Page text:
Once again on vacation, so a true drive-by review, but I wanted to say a few words about last week’s new “Walker” episode. A lot happened, but the episode was really nicely paced, so it didn’t feel crowded as they sometimes have and it also didn’t drag.
Writer Aaron Carew penned a script that tackled some of the most disturbing and pressing issues facing us in real life in an unflinching (albeit television-ready) way, from a corrupt group of cops to the impact of racism, both overt and more subtle. Coby Bell especially did an amazing job showing the almost superhuman restraint required of Captain Bell in waiting until his case against the bad cop was so airtight it couldn’t be ignored, and his understanding that race is part of that equation (something Carew clearly understood as well).
“Walker” can sometimes get a little heavy-handed, but its willingness to hit right on the nose can also feel therapeutic. We all live in a world where it feels like the ‘bad guys’ are winning too much of the time, so seeing a creepy bad cop get taken down is undeniably satisfying. He was certainly a creep writ large, and the moment when he plants some illegal drugs on James’ son and drags him out of his car for no reason could have been over the top – except that happens in real life to young Black men and that made it terrifying instead.
As someone pointed out online, the way DJ handled himself during the fabricated traffic stop was telling – telegraphing and announcing his every move before he made it just in case, carefully and slowly placing both hands on the wheel, complying with every command even though he knew he had done absolutely nothing wrong. And unfortunately, that was not unrealistic.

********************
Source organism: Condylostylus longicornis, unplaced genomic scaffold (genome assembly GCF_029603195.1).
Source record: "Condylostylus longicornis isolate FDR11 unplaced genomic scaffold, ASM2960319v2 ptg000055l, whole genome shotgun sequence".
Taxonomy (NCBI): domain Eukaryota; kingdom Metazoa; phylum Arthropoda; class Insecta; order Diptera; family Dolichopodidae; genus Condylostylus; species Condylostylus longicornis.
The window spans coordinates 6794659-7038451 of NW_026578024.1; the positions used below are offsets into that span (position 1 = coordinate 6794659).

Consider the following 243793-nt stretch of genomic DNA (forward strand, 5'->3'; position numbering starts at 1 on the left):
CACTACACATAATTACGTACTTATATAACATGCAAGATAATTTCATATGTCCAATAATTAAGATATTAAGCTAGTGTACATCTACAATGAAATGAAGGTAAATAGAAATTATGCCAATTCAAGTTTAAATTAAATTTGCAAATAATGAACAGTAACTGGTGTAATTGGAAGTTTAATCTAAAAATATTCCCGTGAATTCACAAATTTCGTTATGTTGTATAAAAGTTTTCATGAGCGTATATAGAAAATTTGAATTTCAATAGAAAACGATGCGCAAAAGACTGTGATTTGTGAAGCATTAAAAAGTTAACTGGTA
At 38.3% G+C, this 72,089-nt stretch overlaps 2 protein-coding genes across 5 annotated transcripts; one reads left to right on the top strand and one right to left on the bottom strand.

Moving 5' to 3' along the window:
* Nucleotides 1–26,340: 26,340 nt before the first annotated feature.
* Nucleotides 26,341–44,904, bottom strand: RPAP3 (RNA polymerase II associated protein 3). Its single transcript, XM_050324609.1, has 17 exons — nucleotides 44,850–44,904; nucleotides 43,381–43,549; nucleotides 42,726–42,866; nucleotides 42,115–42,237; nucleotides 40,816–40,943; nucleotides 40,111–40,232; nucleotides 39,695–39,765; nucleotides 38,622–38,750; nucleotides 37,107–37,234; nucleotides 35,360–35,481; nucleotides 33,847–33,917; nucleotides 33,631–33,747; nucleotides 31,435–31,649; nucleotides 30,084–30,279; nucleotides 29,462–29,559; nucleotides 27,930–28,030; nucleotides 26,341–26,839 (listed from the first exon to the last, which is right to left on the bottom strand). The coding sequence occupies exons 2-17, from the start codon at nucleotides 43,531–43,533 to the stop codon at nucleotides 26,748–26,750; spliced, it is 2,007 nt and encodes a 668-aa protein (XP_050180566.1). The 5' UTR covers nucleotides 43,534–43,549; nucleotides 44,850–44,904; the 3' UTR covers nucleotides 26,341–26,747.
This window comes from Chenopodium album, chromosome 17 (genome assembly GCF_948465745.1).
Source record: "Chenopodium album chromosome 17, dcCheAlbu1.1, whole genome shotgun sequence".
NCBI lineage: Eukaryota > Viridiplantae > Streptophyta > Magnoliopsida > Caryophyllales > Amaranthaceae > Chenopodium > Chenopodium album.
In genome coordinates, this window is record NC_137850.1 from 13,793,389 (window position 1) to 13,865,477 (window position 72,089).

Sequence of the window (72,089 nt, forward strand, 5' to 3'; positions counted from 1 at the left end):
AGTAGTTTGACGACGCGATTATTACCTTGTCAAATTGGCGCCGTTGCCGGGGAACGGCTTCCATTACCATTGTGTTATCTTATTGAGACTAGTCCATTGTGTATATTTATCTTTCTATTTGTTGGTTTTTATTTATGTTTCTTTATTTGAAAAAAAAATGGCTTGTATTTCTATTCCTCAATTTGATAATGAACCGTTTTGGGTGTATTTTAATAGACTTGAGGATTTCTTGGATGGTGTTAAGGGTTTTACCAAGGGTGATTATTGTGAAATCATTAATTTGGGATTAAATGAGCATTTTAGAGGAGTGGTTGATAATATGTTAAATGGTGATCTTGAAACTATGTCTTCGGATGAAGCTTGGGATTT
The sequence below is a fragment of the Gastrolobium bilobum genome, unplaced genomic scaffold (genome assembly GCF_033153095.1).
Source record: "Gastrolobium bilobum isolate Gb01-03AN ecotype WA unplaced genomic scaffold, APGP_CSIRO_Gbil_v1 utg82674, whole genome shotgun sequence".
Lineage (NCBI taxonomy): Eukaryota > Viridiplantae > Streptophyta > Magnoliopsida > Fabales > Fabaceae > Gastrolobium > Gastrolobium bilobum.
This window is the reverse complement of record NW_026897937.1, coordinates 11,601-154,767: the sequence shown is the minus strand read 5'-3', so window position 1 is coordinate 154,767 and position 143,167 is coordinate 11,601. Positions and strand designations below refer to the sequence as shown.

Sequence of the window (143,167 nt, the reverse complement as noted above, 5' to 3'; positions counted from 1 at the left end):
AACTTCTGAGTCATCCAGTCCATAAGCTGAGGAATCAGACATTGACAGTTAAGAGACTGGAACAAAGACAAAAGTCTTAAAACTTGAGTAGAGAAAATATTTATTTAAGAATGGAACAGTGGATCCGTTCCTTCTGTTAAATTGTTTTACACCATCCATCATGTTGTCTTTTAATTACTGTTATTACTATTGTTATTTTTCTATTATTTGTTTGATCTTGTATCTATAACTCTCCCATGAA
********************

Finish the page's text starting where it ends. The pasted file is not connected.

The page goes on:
The bad guy’s lack of any redeeming qualities whatsoever doesn’t necessarily make for nuanced storytelling, but it did make me want to stand up and cheer when James, Walker, Micki, and Liam all showed how badass they are and took the asshole down! As several fans who are persons of color themselves pointed out, the episode was careful to show that taking down one asshole – one ‘bad apple’ – is not going to solve any systemic problems. The focus was not just on that one bad apple, but on how the system itself protects bad apples – even when the ‘threat’ is coming from within law enforcement. (As evidenced by Capt. James’ car being bombed and the scope of people in power who are caught up in the cover-ups)
Nevertheless, the team taking down that one very bad guy felt good, and symbolic of what needs to happen on a much broader scale.
The diner scene in which James confronts Campbell (aptly played by Jesse Bush) was particularly satisfying. Campbell scoffs that he’ll have the charges dismissed easily, so the look on his face is priceless when he looks up to see his arrest warrant announced on the evening news on the television in the restaurant.
Officer Campbell’s indisputable badness also inspires several of the main characters to turn a corner and make a big decision. Cordell decides to return to the Rangers – or rather it’s Stella who realizes that he’s still needed there, and that being a Ranger is part of her dad’s identity that he misses a great deal. Like every child, Stella wanted her father to prove to her that she comes first; now that he’s done that, she can let go of her childhood demands and start seeing her dad as a person with needs of his own. And a job that, in part, defines him.
The two have a nice father-daughter moment over that revelation, punctuated by Augie’s perfectly timed “I’m on board” when Cordell says he’ll have to check with his son too. I’ve been frustrated by Stella at times during this season, but she did a lot of growing up in this episode.
Liam also turns a corner in this episode, after a touching heart-to-heart with his brother about ex-fiance Bret. Cordell is in Bret’s corner, encouraging Liam to tell him the truth about everything that happened. Liam gets up the guts to do that, and sparks fly when Bret and Liam have an actual conversation – and then the new guy in Bret’s life sticks his head out the door and asks if everything is okay.
We’ve all been there, Liam, but ouch. I was so glad to see Bret sign up to work on Liam’s campaign later, though they’re keeping it professional – which just means a lot more sparks will fly, I’m guessing. And I am down with that! It’s fanfic level set up, and that’s a high compliment coming from me.